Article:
“Personality is the glitter that sends your little gleam across the footlights and the orchestra pit into that big black space where the audience is.” (Mae West)
As a father of four precious daughters, I get to see personality every day. Each one of my daughters, although they share elements of who my wife and I are, are unique individuals with unique personalities. They look at life, respond to issues and behave in situations in totally different ways. It would be a lot easier to parent them if they were all the same, but the fascinating thing is that they are so different. My eldest daughter is enthusiastic, dramatic and loves the company of people. My second-eldest on the other hand loves pottering with things on her own and needs one-on-one time rather than group time. Each of them has a unique way of responding to life. This unique way of being is our personality.
The word personality comes from the Latin word persona, which referred to a theatrical mask worn by performers in order to either project different roles or to disguise their identities. In terms of its modern use, personality can be defined as the characteristic patterns of thoughts, feelings and behaviours that make a person unique. Each individual has a specific personality and this personality remains fairly consistent throughout our lives. As someone once said: “Personality arises from within and makes us who we are.”
My personality is different to that of my wife. I am more introverted, preferring my own company and more comfortable listening to conversations, rather than being the centre of attention. My wife on the other hand loves social interaction, although she is shy when meeting new people. Once she gets to know people, then she is happy to be the centre of attention and can usually be found telling people stories and enthusiastically sharing life. She speaks her thoughts out loud while I tend to keep my thoughts to myself. My personality makes me unique and because it is made up of so many different elements means that I have something very different that I bring to the world than the next person.
Positive and negative personality traits
Each of us has certain actions, attitudes and behaviours that together make up our personality. We bring these elements into every situation we face, into every relationship and into our careers and world of work. Positive personality traits connect us with others, open doors to success and contribute to us taking steps forward in our lives. Positive traits can include being:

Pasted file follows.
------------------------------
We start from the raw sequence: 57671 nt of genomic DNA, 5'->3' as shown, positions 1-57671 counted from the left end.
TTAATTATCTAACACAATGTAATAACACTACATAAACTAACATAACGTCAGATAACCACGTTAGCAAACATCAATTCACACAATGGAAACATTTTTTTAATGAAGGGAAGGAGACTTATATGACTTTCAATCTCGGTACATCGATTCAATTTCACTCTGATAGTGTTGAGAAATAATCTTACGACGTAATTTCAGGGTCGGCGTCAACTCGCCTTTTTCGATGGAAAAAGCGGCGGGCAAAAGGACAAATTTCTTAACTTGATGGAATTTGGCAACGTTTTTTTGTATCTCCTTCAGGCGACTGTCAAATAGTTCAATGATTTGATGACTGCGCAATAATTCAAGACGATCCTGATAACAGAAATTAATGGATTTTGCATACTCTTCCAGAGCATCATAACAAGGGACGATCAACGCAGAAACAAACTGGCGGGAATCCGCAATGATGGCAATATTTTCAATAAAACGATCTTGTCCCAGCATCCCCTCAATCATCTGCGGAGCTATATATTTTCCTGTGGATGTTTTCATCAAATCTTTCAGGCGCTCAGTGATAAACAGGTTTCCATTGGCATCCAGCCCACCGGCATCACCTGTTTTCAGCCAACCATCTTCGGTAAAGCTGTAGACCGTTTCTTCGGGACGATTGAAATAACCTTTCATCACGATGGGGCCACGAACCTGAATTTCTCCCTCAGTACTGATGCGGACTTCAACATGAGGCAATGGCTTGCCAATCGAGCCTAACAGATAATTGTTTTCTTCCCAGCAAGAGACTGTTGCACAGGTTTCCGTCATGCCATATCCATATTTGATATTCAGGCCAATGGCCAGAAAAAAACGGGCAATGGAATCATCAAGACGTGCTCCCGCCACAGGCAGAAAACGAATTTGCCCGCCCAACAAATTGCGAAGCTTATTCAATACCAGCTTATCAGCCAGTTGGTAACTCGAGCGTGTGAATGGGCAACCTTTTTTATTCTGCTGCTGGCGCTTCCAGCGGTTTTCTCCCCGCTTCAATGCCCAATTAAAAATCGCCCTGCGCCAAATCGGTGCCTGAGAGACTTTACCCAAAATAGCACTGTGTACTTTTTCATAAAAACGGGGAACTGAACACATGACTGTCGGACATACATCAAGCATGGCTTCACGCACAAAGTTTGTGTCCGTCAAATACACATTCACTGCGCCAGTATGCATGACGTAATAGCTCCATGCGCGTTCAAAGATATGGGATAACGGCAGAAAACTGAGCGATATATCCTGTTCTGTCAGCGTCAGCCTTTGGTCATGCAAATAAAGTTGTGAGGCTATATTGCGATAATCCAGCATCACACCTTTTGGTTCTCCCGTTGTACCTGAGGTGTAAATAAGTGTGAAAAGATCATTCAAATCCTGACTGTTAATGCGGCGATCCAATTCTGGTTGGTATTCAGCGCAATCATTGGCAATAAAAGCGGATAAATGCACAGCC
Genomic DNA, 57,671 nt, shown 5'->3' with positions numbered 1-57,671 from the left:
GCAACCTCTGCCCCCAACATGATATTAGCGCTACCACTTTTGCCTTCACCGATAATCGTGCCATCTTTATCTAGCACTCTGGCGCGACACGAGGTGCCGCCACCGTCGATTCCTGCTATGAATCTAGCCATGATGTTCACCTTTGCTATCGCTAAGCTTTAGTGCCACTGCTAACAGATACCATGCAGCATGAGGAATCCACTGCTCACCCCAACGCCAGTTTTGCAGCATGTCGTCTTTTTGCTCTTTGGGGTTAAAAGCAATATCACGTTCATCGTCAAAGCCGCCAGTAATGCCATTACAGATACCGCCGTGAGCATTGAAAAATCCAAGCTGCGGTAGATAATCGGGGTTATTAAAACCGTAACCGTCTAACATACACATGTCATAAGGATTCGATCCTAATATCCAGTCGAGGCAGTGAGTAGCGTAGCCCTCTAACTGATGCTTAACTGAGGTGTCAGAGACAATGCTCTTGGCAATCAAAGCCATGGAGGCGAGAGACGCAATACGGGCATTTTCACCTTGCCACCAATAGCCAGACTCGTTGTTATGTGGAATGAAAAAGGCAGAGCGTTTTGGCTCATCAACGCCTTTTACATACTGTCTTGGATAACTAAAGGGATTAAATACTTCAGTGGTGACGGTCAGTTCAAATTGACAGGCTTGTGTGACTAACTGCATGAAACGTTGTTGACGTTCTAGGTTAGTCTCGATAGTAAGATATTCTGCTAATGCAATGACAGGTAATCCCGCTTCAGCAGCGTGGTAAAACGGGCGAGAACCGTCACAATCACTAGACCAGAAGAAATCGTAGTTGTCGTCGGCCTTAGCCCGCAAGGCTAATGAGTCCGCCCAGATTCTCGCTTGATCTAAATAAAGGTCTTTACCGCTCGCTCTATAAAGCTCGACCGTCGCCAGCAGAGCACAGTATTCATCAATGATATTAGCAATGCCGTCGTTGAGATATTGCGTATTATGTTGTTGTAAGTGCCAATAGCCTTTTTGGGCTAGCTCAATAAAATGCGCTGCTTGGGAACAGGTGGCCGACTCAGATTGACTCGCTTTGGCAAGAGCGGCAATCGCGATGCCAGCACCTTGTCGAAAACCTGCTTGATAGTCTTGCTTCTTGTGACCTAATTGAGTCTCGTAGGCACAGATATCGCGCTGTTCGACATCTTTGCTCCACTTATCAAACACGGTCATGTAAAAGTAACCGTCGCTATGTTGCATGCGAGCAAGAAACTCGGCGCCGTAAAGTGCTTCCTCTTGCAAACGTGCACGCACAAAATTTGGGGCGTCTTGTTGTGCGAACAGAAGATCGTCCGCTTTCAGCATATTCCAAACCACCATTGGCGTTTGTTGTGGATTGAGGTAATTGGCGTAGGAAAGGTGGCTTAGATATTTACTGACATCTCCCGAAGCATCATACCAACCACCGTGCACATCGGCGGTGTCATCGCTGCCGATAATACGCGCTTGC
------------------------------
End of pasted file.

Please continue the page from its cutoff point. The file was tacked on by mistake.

Negative personality traits hold us back. They disconnect us from relationships, keep us in bondage to our past and undermine who we have the potential to be. Negative traits include being:
Personality and careers
We bring our personalities, including these personality traits, into our relationships and into our careers. Certain personality types work best in certain careers. For example, someone who is shy and introverted does not necessarily make the best salesperson who has to go out every day and face new people. On the other hand, someone who is meticulous and detailed would make a perfect architect or accountant where detail is important. Indeed, in a recent article titled How I Hire: Focus on Personality, Richard Branson noted that personality is more important than skill in determining career success.
An important step in finding the right career fit for each individual is thus to understand your personality. What makes you tick? What energizes you and what drains you? What are the unique elements of who you are that you can bring to your career and which can make you a success or a failure in what you do?
Over time, a large number of personality tests have tried to answer this question. In next week’s blog, I will point you towards some personality tests that I have found most helpful. Until then, I would encourage you to take time to notice what is unique about yourself. How are you different to the next person?
What thoughts, feelings and behaviours make you unique?
NEXT WEEK: Personality tests – discovering who you are …